What is the Cuban-American right?

HAVANA – In one way or another, the term ‘Cuban-American right’ often emerges when talking about politics in the state of Florida, or about U.S. relations with Cuba, and even in many of the recent events in Latin America. Very few people, however, have a clear idea of what the term encompasses.

Its formation has its origin in the old Cuban oligarchy, and others close to it, when they began to lead the U.S.-sponsored counterrevolutionary movement against Cuba. In this sense it was made in the USA and it started from two basic premises: Recover what ‘they’ lost in Cuba and achieve this through the intervention of the .U.S government, which explains the restorative nature of its agenda to this day.

For the Cuban-American right, a peaceful transition to capitalism was never the plan; neither was the emergence of alternative political forces within Cuba. “That they return what belongs to me,” regardless of other consequences, is the slogan embodied in the Helms-Burton law.

Capital accumulated by persons in the United States before the revolutionary triumph, the possibility rendered to some who were well-prepared to take advantage of South Florida’s development and the expansion of North American business in Latin America — which included drug trafficking — as well the benefits derived from U.S. government ‘investments’ in the war against Cuba, made possible the economic foundation of Miami’s Cuban-American enclave, which found its main political representation in the Cuban-American right.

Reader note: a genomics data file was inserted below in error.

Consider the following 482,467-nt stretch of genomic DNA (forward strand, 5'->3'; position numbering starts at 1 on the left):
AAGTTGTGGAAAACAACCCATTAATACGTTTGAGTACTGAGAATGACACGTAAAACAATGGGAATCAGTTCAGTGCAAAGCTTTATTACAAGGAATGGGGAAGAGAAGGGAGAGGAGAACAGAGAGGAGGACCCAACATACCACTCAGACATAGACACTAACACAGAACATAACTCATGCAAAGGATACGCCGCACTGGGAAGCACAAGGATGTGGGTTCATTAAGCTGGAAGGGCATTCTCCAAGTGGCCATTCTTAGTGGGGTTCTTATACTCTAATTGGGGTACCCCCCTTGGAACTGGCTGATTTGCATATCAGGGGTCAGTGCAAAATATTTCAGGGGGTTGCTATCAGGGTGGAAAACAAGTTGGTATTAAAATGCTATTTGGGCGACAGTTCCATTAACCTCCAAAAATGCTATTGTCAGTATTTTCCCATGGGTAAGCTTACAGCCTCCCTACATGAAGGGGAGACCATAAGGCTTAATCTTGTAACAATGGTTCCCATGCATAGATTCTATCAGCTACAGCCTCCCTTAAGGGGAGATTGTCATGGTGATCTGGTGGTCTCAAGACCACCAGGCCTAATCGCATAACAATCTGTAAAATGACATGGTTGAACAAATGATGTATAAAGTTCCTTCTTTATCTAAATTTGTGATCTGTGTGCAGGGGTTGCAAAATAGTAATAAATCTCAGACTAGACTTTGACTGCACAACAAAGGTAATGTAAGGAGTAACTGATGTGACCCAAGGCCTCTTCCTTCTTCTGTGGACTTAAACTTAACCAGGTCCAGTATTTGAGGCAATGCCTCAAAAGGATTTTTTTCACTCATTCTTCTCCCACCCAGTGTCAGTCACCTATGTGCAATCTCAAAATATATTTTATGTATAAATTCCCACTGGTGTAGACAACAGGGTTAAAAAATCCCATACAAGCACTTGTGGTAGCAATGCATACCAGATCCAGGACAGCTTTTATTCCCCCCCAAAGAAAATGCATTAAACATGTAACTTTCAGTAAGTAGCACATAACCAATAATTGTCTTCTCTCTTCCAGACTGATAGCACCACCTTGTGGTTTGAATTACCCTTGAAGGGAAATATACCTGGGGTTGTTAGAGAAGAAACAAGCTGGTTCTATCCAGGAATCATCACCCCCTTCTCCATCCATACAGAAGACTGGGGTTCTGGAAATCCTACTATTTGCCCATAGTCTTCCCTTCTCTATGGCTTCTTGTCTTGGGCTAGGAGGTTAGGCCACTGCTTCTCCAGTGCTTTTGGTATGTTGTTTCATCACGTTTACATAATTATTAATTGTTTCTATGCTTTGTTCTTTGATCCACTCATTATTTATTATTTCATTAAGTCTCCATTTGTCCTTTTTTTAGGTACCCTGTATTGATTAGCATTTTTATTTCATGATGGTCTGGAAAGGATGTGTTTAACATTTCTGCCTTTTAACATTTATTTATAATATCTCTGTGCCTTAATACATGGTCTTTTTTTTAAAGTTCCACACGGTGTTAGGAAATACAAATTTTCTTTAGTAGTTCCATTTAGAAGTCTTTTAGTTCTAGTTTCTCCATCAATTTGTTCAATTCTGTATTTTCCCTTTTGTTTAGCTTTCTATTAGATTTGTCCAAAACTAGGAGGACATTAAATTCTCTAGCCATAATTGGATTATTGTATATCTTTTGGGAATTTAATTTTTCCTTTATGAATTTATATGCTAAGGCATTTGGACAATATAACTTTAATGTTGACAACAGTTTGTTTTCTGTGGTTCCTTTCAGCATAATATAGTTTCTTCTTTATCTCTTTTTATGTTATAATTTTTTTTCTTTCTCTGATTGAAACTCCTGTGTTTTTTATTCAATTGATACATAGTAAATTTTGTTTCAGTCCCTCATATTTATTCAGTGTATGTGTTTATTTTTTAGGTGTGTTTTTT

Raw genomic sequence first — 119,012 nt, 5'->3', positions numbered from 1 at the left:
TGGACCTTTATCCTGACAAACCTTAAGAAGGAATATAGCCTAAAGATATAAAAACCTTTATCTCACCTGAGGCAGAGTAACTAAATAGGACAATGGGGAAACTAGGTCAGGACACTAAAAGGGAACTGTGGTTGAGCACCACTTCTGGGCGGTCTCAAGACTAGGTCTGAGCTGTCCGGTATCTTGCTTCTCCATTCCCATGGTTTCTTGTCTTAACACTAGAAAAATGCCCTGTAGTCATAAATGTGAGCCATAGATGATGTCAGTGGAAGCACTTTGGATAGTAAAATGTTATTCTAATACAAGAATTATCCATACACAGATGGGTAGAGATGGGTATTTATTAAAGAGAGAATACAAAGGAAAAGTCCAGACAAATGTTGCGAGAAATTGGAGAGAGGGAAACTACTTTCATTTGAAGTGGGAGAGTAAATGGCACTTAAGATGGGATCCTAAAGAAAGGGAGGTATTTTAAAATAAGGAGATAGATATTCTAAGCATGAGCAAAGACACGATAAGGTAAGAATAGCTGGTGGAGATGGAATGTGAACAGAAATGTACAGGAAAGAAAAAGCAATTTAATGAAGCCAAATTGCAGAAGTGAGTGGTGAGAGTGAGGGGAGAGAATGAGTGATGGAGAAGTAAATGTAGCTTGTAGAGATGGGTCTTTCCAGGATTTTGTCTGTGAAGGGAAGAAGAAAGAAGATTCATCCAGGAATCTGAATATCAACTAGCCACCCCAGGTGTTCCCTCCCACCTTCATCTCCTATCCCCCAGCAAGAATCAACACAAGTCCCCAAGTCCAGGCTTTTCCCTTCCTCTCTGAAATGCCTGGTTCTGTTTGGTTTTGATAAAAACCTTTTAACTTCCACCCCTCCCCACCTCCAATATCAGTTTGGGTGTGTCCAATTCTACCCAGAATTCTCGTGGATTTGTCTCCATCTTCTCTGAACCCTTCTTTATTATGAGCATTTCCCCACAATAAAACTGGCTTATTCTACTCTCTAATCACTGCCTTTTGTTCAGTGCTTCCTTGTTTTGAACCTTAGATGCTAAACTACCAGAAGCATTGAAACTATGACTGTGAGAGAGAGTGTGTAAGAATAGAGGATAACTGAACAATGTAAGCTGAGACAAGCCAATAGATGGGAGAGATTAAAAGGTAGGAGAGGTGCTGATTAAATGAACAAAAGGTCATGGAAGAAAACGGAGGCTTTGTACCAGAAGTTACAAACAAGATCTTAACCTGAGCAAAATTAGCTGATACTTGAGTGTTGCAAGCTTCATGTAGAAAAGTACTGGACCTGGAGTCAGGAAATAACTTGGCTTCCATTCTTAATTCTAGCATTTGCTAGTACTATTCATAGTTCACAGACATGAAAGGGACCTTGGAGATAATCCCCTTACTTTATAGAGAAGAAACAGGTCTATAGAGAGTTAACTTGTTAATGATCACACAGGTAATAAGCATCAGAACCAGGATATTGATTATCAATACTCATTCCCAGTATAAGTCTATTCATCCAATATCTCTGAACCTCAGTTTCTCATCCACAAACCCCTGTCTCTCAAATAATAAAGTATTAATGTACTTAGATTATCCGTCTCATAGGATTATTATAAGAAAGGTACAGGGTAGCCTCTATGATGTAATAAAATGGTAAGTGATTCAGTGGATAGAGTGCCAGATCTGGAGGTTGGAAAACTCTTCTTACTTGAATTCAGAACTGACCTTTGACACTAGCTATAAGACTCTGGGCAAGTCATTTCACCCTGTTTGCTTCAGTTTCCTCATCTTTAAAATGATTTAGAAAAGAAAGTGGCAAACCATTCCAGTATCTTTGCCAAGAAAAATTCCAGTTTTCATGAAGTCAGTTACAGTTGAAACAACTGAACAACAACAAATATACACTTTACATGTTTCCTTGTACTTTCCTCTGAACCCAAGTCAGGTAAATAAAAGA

The social foundation of this force is the so-called ‘historical exiles,’ basically made up of Cubans who emigrated in the initial years after 1959, an bearers of an ideological matrix characterized by a furious opposition to the Cuban revolutionary process and anything, whether real or invented, that smelled of “communism.” This position has been constantly fueled by conservative American fundamentalism and the beneficial relationship that hostility against Cuba has meant for these groups.

Although not all came from the Cuban oligarchy and some experienced a difficult transition in the United States, it was an immigration particularly privileged by U.S. policy, which explains, along with other factors, the level of relative success seen in economic and social indicators of the Miami enclave. To the extent that these specific interests were developed on American soil, it was necessary to protect them through the politics, something that Cuban-Americans knew how to do thanks to the accelerated increase in their positions of power at the local level, as well as in their representation at the state and federal level.